The Science of Wellbeing: New Discoveries

Painting of man

Well-being: The Science and the Hype
Biophilia: Love of nature
Personal Autonomy
The Gut-Brain Axis: psychobiotics
Mood Superfoods 

Well-being: The Science and the Hype

Chances are, if you are hunting for the “science of well-being” on Google, you are getting a little tired of smiley faces and balloons.

The great news is that the number of scientific studies on wellbeing, and specifically psychological wellbeing, is growing exponentially, both in the natural and social sciences.

The bad news is that scientists are not offered prizes for their ability to communicate. Nor do they get prizes for showing how their discoveries can actually make us happier.

If you intend to read up on the latest discoveries related to well-being, and specifically psychological well-being (AKA “happiness”) you are on the right page. If you would like to read up on the great discoveries in the field as it has unfolded over the last thirty years or so, please visit )

A few words about methodology

Personal Autonomy


Over the last two decades, a growing body of evidence indicates that the more contact we have with “nature,” as opposed to urban environments and the products of technology, the greater our psychological and physical wellbeing.

As far back as 1982, following a series of groundbreaking studies on contact with nature, the Japanese Ministry of Agriculture, Forestry and Fisheries coined the expression Shinrin Yoku or “forest bathing.” The word “bathing” referred to a thorough immersion in a forest environment that employed the five senses, and not only visual appreciation. They had discovered that a few hours of immersion  in forest areas had a measurable and beneficial impact not only on cardiovascular function and the immune system, but on psychological stress as well.   

Successive studies in the West as well as East Asia are now showing that contact with nature does not have to be immersive to have a significant impact. We don’t have to disappear in a forest for hours to experience greater wellbeing. Gardening, looking after potted plants, as well as much less immersive (or hands on) activities, such of surrounding ourselves with indoor plants, or stationing ourselves near windows overlooking patches of greenery, can have significant impact.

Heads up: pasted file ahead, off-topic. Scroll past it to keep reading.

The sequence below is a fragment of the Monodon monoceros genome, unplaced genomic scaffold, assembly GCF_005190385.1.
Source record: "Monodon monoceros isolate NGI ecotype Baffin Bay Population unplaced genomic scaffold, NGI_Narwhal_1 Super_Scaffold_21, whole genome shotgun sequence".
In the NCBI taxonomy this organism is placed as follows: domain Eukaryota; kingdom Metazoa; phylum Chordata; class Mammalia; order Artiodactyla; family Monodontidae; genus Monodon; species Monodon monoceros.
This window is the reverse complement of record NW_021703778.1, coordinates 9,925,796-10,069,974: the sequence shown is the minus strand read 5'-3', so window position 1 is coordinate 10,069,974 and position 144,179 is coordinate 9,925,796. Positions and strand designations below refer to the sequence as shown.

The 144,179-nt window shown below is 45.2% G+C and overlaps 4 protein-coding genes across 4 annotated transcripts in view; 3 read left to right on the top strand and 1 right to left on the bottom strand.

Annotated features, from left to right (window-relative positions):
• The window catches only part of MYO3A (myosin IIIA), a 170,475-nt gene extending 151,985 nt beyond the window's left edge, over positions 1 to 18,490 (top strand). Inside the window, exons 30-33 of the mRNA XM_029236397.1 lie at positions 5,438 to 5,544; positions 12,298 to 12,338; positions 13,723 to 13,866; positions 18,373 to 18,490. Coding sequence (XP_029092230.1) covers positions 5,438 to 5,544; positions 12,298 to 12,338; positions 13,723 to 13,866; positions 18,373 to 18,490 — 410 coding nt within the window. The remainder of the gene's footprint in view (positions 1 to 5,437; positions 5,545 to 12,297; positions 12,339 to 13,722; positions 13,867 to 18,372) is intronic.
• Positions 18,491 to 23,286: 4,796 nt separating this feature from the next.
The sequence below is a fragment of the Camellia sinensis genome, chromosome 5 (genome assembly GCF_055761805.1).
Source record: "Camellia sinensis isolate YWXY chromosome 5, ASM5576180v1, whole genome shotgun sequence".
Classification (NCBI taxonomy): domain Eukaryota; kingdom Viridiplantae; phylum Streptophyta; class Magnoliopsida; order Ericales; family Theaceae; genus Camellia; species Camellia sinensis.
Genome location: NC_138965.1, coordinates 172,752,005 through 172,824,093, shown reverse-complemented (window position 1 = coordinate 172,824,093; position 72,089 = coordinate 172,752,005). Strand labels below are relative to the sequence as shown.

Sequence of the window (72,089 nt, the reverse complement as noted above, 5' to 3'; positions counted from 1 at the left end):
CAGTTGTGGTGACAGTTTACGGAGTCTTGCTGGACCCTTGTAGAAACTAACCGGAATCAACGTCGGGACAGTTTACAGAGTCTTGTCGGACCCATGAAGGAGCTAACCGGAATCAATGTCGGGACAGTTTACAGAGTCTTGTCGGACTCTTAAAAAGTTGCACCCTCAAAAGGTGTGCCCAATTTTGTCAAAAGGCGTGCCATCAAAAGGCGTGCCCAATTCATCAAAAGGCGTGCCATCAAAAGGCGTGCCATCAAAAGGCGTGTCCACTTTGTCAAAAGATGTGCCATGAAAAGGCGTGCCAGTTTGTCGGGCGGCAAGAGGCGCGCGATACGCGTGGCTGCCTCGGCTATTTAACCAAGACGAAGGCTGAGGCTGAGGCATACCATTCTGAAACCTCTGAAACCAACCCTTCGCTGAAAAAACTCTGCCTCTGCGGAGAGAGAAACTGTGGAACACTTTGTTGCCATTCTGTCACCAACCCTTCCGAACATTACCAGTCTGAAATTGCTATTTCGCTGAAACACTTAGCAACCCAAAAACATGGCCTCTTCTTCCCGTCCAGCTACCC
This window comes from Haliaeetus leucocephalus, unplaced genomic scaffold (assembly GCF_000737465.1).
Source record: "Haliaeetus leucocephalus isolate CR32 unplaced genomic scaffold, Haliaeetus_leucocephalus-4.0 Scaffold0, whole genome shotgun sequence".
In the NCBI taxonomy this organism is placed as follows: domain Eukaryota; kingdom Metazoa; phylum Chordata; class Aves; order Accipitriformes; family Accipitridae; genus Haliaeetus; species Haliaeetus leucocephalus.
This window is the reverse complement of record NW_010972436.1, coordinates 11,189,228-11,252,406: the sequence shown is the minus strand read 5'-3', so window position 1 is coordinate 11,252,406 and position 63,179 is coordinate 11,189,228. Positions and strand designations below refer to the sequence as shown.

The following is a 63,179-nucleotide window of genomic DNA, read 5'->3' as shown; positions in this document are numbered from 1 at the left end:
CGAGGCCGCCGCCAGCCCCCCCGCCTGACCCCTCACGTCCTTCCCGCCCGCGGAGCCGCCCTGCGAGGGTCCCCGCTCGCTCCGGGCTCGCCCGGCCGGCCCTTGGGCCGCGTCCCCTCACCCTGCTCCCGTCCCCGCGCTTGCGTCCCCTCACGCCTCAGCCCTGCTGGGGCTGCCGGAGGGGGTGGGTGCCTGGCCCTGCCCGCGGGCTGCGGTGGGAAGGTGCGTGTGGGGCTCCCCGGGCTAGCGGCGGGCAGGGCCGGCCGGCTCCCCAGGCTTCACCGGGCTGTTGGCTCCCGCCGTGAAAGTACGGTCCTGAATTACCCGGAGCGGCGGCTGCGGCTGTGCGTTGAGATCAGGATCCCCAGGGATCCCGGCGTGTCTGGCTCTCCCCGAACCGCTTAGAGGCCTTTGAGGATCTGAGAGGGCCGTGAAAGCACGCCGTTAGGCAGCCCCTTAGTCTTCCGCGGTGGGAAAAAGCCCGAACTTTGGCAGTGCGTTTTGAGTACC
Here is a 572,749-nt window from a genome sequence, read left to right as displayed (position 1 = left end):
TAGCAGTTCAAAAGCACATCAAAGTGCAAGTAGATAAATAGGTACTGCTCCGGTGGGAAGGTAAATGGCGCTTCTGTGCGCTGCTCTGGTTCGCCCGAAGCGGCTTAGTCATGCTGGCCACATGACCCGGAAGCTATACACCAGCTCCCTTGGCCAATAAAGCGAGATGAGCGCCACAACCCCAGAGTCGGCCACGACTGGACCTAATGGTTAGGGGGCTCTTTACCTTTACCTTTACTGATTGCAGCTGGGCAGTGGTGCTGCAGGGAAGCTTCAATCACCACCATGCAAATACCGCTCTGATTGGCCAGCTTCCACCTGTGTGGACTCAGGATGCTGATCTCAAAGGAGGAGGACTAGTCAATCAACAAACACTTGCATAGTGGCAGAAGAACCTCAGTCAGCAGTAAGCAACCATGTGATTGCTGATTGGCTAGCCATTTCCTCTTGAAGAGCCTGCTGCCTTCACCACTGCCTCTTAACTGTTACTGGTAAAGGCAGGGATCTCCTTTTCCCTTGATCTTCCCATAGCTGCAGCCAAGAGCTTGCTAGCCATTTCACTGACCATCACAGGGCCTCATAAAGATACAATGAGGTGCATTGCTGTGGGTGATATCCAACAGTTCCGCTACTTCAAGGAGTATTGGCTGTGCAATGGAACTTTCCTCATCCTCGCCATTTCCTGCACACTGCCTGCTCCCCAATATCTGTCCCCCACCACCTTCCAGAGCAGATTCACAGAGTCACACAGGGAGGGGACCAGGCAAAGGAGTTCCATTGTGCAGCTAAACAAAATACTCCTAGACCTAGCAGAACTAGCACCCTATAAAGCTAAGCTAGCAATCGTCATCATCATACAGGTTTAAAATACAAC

Why does this happen? Well, one explanation is that we’re combining a lot of the habits of happy people and one exercise as we will through a forest, we may do so in the company of our friends, we gain exposure to light.

Of course we are performing exercise. So there could be unknown causes, maybe were breathing in beneficial bacteria. Maybe just the feeling of connectedness with nature is somehow hardwired to our feelings of wellbeing. Now there’s also been some interesting work on ionization that being close to a waterfall or bodies of water, or even a rain branch forest increases the number of negative ions in the atmosphere, which could impact depression and create further happiness.

But at any rate, all these activities far as bathing, gardening exposure to even views of nature has generated a lot of evidence to show that these things are good for our happiness.



On this page we provide “mini-reviews” on each new area of exploration. We present these new areas in order of the interest they are presently generating in the scientific community. Scientific buzz is not easy to measure, but for the sake of objectivity we have based it on the number of systematic reviews available on PubMed, which provides access to MEDLINE, the largest database on life sciences and biomedicine in the world.

keywords: wellbeing (which is mentioned both in PWB and SWB), and happiness

quantative (data based)

Personal Autonomy

Systematic reviews

Autonomy and Wellbeing 35

high relevancy

Autonomy and happiness 1 (mentioned above)

Self-efficacy and Wellbeing


/shinrin yoku
2 reviews and systematic reviews on related topics

nature and wellbeing

136 reviews and systematic reviews on related topics
most relevant (general relevance)



Consumption of certain fruits and green leafy vegetables in general are highly correlated with wellbeing.

A number of complex factors are at play, including a positive correlation with microbiome diversity,

berry / citrus fruits

green leafy vegetables



without second keyword



As a result, we are left with a somewhat binary choice:
1.  Consult popular sources of information on the “science of happiness.” Get ready for the purple balloons and orange lollipops.
2 . Consult the great databases of scientific information such as PubMed and end up looking for needles in expanding haystacks.